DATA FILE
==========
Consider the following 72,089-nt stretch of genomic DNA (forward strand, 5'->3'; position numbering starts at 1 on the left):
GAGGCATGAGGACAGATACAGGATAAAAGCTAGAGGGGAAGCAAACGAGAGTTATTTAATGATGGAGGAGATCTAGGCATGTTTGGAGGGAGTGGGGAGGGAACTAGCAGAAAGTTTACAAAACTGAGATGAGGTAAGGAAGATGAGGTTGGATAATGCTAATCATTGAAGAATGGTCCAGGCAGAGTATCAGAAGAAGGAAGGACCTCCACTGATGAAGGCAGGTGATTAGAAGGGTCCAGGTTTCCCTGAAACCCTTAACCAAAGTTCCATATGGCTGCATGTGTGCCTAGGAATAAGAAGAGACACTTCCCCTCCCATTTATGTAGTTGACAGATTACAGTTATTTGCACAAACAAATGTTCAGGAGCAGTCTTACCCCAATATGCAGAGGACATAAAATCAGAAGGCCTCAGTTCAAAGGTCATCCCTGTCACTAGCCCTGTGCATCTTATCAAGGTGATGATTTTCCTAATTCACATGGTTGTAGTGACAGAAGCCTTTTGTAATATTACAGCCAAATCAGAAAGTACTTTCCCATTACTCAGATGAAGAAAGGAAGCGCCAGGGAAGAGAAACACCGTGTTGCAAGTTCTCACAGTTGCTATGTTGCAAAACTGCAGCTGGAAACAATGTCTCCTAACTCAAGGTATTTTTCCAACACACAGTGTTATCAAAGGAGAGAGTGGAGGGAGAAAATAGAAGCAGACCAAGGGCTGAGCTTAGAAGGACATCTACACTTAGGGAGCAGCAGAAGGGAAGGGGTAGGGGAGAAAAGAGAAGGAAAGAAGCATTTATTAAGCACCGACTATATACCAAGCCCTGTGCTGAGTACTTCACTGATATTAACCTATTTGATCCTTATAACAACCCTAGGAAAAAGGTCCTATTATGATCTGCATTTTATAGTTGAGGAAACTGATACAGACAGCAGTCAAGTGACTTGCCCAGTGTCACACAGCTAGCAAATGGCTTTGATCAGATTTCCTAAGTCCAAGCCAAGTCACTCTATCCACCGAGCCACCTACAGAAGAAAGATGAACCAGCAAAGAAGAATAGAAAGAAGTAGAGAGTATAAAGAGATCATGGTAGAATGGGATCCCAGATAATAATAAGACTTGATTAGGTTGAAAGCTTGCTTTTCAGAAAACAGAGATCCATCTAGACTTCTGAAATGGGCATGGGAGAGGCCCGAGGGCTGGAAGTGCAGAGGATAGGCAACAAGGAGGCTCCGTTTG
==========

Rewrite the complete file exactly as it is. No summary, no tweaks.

Consider the following 72,089-nt stretch of genomic DNA (forward strand, 5'->3'; position numbering starts at 1 on the left):
GAGGCATGAGGACAGATACAGGATAAAAGCTAGAGGGGAAGCAAACGAGAGTTATTTAATGATGGAGGAGATCTAGGCATGTTTGGAGGGAGTGGGGAGGGAACTAGCAGAAAGTTTACAAAACTGAGATGAGGTAAGGAAGATGAGGTTGGATAATGCTAATCATTGAAGAATGGTCCAGGCAGAGTATCAGAAGAAGGAAGGACCTCCACTGATGAAGGCAGGTGATTAGAAGGGTCCAGGTTTCCCTGAAACCCTTAACCAAAGTTCCATATGGCTGCATGTGTGCCTAGGAATAAGAAGAGACACTTCCCCTCCCATTTATGTAGTTGACAGATTACAGTTATTTGCACAAACAAATGTTCAGGAGCAGTCTTACCCCAATATGCAGAGGACATAAAATCAGAAGGCCTCAGTTCAAAGGTCATCCCTGTCACTAGCCCTGTGCATCTTATCAAGGTGATGATTTTCCTAATTCACATGGTTGTAGTGACAGAAGCCTTTTGTAATATTACAGCCAAATCAGAAAGTACTTTCCCATTACTCAGATGAAGAAAGGAAGCGCCAGGGAAGAGAAACACCGTGTTGCAAGTTCTCACAGTTGCTATGTTGCAAAACTGCAGCTGGAAACAATGTCTCCTAACTCAAGGTATTTTTCCAACACACAGTGTTATCAAAGGAGAGAGTGGAGGGAGAAAATAGAAGCAGACCAAGGGCTGAGCTTAGAAGGACATCTACACTTAGGGAGCAGCAGAAGGGAAGGGGTAGGGGAGAAAAGAGAAGGAAAGAAGCATTTATTAAGCACCGACTATATACCAAGCCCTGTGCTGAGTACTTCACTGATATTAACCTATTTGATCCTTATAACAACCCTAGGAAAAAGGTCCTATTATGATCTGCATTTTATAGTTGAGGAAACTGATACAGACAGCAGTCAAGTGACTTGCCCAGTGTCACACAGCTAGCAAATGGCTTTGATCAGATTTCCTAAGTCCAAGCCAAGTCACTCTATCCACCGAGCCACCTACAGAAGAAAGATGAACCAGCAAAGAAGAATAGAAAGAAGTAGAGAGTATAAAGAGATCATGGTAGAATGGGATCCCAGATAATAATAAGACTTGATTAGGTTGAAAGCTTGCTTTTCAGAAAACAGAGATCCATCTAGACTTCTGAAATGGGCATGGGAGAGGCCCGAGGGCTGGAAGTGCAGAGGATAGGCAACAAGGAGGCTCCGTTTG